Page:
When your house was built (I am assuming it's a house and
not a flat), they must have (ought to have) put a large copper
plate into the ground near your home and tied the GROUND
wire to it with a thick, robust copper wire.
It would be highly irregular and most dangerous if this did not
occur, since it is a provision against just the sort of thing that
you fear happening in your post. Plus, you must have a whole
series of trip switches installed at the DB and then again inside
your home, to shut off current in such an occurrence.
Of course, nothing is absolutely foolproof. People have gotten
their TV's fried through a surge in their coaxial cable ITV).
Like @MrKamran advises, one can always put the meter into a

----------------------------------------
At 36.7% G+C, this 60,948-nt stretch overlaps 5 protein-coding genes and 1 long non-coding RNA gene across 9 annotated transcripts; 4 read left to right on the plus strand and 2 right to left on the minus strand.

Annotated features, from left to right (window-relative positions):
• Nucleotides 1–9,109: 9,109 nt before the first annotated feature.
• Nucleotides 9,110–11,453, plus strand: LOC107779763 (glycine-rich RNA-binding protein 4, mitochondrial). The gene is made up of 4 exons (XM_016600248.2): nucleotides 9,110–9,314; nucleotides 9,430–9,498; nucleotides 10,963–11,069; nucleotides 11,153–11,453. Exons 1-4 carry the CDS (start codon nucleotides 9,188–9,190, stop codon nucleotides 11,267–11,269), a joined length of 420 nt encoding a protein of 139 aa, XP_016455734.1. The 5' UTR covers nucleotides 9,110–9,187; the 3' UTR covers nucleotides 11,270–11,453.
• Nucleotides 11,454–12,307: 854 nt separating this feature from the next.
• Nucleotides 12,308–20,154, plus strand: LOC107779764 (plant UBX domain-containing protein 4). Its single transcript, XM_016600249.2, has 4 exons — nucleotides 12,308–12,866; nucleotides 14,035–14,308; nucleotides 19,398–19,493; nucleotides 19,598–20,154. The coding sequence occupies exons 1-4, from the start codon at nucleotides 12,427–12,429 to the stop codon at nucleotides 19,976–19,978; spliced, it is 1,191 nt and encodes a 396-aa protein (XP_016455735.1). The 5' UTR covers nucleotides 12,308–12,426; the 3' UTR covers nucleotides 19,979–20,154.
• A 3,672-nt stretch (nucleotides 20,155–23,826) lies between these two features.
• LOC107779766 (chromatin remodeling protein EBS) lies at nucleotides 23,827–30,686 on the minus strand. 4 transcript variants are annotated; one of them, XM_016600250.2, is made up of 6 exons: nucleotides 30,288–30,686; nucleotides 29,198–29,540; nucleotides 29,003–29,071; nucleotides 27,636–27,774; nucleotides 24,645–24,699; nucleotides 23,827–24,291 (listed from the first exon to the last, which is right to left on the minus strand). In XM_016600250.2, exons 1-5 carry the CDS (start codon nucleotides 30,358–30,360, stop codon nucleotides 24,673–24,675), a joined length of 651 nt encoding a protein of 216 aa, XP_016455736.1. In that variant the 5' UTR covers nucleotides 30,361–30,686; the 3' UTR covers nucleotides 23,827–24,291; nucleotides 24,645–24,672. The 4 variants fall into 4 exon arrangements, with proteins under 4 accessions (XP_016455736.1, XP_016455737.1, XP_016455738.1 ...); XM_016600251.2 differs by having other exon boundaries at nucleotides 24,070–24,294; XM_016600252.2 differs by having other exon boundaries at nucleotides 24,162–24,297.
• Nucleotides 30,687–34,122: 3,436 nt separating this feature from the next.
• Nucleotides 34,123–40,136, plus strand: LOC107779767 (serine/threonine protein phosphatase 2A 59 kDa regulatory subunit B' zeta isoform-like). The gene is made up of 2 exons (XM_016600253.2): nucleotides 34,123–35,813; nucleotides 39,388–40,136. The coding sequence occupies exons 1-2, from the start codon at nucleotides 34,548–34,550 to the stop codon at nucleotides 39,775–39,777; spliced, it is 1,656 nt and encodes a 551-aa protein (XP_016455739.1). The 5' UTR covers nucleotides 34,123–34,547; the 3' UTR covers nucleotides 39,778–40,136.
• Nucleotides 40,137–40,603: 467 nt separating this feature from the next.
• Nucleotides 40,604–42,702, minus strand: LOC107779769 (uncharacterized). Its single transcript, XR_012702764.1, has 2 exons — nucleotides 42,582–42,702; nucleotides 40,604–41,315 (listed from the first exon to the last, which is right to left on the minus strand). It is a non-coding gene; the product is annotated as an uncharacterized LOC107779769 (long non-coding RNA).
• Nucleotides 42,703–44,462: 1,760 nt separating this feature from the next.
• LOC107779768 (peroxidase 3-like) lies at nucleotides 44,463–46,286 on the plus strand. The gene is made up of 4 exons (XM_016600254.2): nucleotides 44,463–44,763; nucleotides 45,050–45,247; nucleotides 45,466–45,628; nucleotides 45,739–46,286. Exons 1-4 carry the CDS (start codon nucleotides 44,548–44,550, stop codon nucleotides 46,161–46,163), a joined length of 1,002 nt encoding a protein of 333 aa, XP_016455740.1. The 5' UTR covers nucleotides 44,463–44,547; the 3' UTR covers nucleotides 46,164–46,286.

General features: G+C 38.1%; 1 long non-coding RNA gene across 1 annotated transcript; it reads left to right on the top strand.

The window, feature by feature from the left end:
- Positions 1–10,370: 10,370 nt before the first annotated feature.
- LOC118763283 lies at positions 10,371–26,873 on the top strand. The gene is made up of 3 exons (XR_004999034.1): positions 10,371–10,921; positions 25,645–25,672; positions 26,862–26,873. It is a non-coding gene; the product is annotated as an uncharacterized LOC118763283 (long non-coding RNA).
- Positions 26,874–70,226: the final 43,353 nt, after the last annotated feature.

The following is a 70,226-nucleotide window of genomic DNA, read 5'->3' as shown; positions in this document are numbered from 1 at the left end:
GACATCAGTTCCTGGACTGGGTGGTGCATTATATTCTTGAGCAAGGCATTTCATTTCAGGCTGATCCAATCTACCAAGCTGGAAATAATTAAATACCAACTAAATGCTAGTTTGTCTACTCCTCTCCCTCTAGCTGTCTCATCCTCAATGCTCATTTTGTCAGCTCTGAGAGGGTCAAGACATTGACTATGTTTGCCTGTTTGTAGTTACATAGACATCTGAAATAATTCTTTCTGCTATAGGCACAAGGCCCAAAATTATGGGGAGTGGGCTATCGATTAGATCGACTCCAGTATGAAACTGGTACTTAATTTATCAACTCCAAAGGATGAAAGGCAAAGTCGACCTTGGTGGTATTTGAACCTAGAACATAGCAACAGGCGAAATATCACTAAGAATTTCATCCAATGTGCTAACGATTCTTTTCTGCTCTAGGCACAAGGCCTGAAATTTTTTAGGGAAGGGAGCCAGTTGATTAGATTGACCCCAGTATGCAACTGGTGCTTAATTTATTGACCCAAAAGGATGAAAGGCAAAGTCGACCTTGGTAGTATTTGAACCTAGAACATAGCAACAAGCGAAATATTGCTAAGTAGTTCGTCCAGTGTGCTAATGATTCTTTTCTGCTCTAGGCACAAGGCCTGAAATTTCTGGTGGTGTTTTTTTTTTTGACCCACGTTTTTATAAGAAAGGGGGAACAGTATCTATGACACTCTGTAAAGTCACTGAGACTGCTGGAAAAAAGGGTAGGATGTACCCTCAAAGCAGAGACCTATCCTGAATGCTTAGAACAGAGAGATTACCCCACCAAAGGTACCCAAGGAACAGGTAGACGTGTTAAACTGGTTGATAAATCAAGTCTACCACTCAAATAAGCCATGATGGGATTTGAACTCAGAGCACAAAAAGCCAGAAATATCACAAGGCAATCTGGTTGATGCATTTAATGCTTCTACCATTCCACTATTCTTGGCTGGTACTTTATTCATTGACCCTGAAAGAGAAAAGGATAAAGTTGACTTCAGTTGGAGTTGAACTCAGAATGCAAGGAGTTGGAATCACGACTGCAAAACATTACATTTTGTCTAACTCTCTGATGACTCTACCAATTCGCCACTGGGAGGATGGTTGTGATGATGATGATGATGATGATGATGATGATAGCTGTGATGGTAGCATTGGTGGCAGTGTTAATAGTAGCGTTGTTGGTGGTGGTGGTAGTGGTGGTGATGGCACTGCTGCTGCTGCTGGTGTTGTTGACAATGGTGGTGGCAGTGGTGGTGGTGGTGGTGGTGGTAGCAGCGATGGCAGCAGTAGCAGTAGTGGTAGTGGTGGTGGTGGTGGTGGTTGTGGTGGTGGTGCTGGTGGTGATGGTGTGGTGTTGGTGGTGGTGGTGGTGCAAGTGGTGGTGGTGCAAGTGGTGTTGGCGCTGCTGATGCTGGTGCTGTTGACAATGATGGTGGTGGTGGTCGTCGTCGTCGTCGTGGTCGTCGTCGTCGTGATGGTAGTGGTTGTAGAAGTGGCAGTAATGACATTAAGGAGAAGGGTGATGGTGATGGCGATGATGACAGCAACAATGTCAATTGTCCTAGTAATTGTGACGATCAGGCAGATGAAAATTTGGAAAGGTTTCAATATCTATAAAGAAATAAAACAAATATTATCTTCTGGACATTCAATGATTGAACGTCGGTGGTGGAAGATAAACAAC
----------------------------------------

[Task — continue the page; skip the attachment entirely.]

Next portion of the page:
small wooden frame, with wire mesh for taking readings.
Our KESC electric meter got shorted inside it's housing, wreaking
all sorts of mayhem in the house (two phase lines had melted
together). Our water lines started carrying 4-8V of AC current.
Sometimes, you couldn't even touch the faucet! Of course, as
soon as I smelled the familiar "fishy" smell coming out of the
meter, we got the meter replaced and now, no more problems.
None of the electricians or KESC personnel that were called
out to the house could figure out the problem.
So, yeah. Electric meters can get shorted and give you a jolt!
The proper grounding of copper is probably what saved our
lives. Get moving on that meter housing.
Sheikh 'Bijli Bhari Hai Meray Ang Ang Mein...' Chilli